Hi! If you’re reading this, you’re pretty far down the rabbit hole. I’m looking to pivot into Software Engineering, starting with Full Stack Development. I’ve refreshed this blog thanks to this excellent guide, for tracking my progress and keeping myself motivated, as well as practical considerations to practice. Plus, it’s just another project for my portfolio. Already brushed up on my git and markdown.
My overarching goal is to pivot directions into Full Stack Development (as stated). However, to do so I need to develop a necessary set of skills. This is where things get kind of chaotic. There are three general routes into software engineering (SWE): university, self-taught (DIY), and bootcamps. Obviously, embarking down the DIY route, I need a plan/schedule of what to study and in what order. However, this is curiously…chaotic. What’s interesting to me is looking through the 2019 Stack Exchange Developer Survey Results:
- 79% of professional developers have a Bachelor’s Degree or higher
- 63.3% of professional developers who studied at the university level majored in CS. Unfortunately there’s no figure for just the 79% who finished an undergrad degree or higher, but a simple assumption that 63.3% of the 79% would suggest that around 50% of professional developers have an undergrad degree.
- Where things get trickier is determining how many developers got a job through a bootcamp. Just from the survey though, it indicates that 15.4% went through a full time bootcamp. Now, it’s not completely unheard of for CS majors to go through a bootcamp anyways, so there’s going to be some overlap here with the 15.4% bootcampers and the 50% CS degree holders.
So what’s the breakdown? At a very simple level, it’s basically 50% of developers went the university track, 15% went the bootcamp track, leaving roughtly 35% to go the DIY track (I know, oversimplifying terribly). The point is that with such a significant number, it’s a little surprising that there aren’t clearer plans available for free. But I suppose the bootcamps are clear, because they make money, so they can spend money publicizing. So how’s a single developer going to compete? Especially when they could just MONETIZE?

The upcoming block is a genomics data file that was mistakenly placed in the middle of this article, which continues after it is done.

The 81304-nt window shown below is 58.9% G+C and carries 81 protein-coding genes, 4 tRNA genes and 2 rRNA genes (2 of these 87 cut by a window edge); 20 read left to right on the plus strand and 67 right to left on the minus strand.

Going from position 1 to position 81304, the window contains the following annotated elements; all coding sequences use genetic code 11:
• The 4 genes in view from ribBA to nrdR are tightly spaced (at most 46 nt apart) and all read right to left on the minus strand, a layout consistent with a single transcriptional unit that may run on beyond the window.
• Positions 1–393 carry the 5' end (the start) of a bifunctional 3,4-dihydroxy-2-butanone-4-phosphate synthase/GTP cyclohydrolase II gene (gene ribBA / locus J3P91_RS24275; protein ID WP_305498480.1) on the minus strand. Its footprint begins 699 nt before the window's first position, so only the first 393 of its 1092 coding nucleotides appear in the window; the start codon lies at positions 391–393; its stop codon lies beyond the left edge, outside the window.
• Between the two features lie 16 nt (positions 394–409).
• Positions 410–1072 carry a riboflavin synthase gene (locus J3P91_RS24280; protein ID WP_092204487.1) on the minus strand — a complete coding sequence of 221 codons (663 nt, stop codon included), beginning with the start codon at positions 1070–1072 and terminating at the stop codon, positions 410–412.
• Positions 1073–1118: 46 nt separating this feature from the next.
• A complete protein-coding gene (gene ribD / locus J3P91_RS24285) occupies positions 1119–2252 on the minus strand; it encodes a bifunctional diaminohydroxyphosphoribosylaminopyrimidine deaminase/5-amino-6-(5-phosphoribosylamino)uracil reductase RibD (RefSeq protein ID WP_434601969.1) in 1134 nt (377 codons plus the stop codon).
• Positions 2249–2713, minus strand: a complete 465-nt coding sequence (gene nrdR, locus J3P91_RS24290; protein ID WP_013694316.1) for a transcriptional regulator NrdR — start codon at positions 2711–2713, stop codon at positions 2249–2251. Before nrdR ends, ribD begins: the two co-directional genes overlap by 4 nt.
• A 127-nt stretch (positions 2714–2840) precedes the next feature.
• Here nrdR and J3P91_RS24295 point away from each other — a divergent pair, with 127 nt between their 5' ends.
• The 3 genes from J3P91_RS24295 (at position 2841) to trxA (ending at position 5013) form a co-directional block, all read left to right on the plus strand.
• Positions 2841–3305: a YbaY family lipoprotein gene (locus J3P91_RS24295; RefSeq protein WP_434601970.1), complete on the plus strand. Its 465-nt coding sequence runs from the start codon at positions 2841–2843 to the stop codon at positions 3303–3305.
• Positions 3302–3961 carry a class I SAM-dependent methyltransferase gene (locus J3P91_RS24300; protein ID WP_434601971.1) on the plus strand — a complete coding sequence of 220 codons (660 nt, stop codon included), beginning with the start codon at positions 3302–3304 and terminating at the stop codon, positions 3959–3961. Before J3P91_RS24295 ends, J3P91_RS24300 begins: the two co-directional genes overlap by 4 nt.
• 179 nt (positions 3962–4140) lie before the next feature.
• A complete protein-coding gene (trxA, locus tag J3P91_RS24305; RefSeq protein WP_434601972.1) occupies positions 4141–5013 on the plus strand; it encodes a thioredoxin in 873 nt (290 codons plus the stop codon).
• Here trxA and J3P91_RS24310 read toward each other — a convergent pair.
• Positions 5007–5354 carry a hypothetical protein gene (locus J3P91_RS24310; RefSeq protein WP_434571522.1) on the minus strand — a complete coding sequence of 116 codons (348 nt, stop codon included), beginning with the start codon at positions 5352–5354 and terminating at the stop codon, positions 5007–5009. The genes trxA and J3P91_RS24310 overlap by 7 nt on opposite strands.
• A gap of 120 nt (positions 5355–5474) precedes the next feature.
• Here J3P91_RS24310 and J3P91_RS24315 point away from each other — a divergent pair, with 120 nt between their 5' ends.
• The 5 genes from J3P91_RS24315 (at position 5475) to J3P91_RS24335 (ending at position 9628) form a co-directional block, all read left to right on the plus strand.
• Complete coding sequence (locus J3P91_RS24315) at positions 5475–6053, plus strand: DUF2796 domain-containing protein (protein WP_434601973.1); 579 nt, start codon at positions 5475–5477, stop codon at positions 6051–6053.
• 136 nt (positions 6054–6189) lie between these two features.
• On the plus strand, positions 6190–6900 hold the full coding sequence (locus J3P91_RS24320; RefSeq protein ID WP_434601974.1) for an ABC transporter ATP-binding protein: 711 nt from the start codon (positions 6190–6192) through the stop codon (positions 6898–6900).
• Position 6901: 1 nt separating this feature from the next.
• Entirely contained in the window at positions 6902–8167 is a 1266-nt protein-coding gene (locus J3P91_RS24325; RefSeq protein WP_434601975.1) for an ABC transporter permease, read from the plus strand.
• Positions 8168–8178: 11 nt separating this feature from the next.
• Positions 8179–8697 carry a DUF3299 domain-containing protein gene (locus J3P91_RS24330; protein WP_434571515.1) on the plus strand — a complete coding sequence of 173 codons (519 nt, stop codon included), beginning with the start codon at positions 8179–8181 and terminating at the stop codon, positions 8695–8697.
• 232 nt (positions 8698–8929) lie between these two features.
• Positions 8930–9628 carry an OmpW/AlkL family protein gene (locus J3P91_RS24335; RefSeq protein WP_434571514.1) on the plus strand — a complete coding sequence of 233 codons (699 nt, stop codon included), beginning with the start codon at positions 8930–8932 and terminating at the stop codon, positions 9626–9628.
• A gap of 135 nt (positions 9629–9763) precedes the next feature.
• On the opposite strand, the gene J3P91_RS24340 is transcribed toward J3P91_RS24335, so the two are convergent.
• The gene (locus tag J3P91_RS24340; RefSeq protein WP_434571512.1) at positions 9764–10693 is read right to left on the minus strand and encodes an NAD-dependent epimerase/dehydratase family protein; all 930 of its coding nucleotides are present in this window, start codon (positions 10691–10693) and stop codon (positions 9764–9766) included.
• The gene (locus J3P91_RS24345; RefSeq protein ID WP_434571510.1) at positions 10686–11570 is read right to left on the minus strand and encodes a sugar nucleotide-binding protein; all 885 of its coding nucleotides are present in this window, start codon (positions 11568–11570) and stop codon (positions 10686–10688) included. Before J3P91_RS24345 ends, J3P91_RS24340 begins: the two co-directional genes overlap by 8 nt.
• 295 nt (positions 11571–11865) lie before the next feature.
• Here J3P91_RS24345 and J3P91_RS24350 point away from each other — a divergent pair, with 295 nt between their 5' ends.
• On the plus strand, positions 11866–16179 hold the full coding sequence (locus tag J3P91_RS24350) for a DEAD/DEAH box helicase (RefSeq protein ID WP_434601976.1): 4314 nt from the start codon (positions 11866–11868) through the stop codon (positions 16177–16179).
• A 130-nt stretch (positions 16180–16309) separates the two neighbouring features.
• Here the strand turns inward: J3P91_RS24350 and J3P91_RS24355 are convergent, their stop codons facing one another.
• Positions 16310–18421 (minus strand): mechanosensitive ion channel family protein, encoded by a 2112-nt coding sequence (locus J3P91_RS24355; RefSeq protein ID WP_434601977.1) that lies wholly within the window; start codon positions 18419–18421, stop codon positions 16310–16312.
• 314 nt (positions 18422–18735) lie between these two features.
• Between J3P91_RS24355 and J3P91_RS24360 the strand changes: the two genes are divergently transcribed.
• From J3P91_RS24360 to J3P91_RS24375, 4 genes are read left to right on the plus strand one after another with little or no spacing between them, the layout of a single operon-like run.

Where I Stand
I’m at a weird point, where I’ve done a lot of coding and programming throughout my life, just not with a goal of a career for software engineering.
In fact, it’s one of the things I swore I’d never do in college. In the past two years especially I’ve done a lot of work specifically with developing skills for practical programming. A large part of my job involves working with Excel files for tracking work on various audits. These are essentially large flat files, and are more cumbersome to update than if they were stored as relational tables. Adding a submission date involves traversing the table both vertically and horizontally, rather than say appending submissions to a separate table and querying. As a result, I turned to VBA to write scripts to automate a lot of these otherwise time intensive tasks.
I also spent a lot of time learning Python, going through Python Crash Course by Eric Matthes. One part of it was that I needed to do tasks outside of a given program. For example, a regular data intake task required downloading an extract from a third-party vendor, however the extract was missing fields that I could access by scraping the HTML. For another part, I was trying to get into working with APIs and having a load of trouble with R. The final part was that I wanted to round out my skills by extending from R into Python.
Where Do I Go
The other big thing I need to work on is the theory: algorithms and data structures. These are things where I’m probably lacking the most. For these, I think I can stick to charting through online CS courses. However, I do expect I’ll need to work through a few books and I expect will probably be the most time consuming part of all this.
I’ll try to maintain this blog as I go. I’m also of course working, and I still have ideas for things I want to explore and projects I want to build as I go along, and more ideas to come.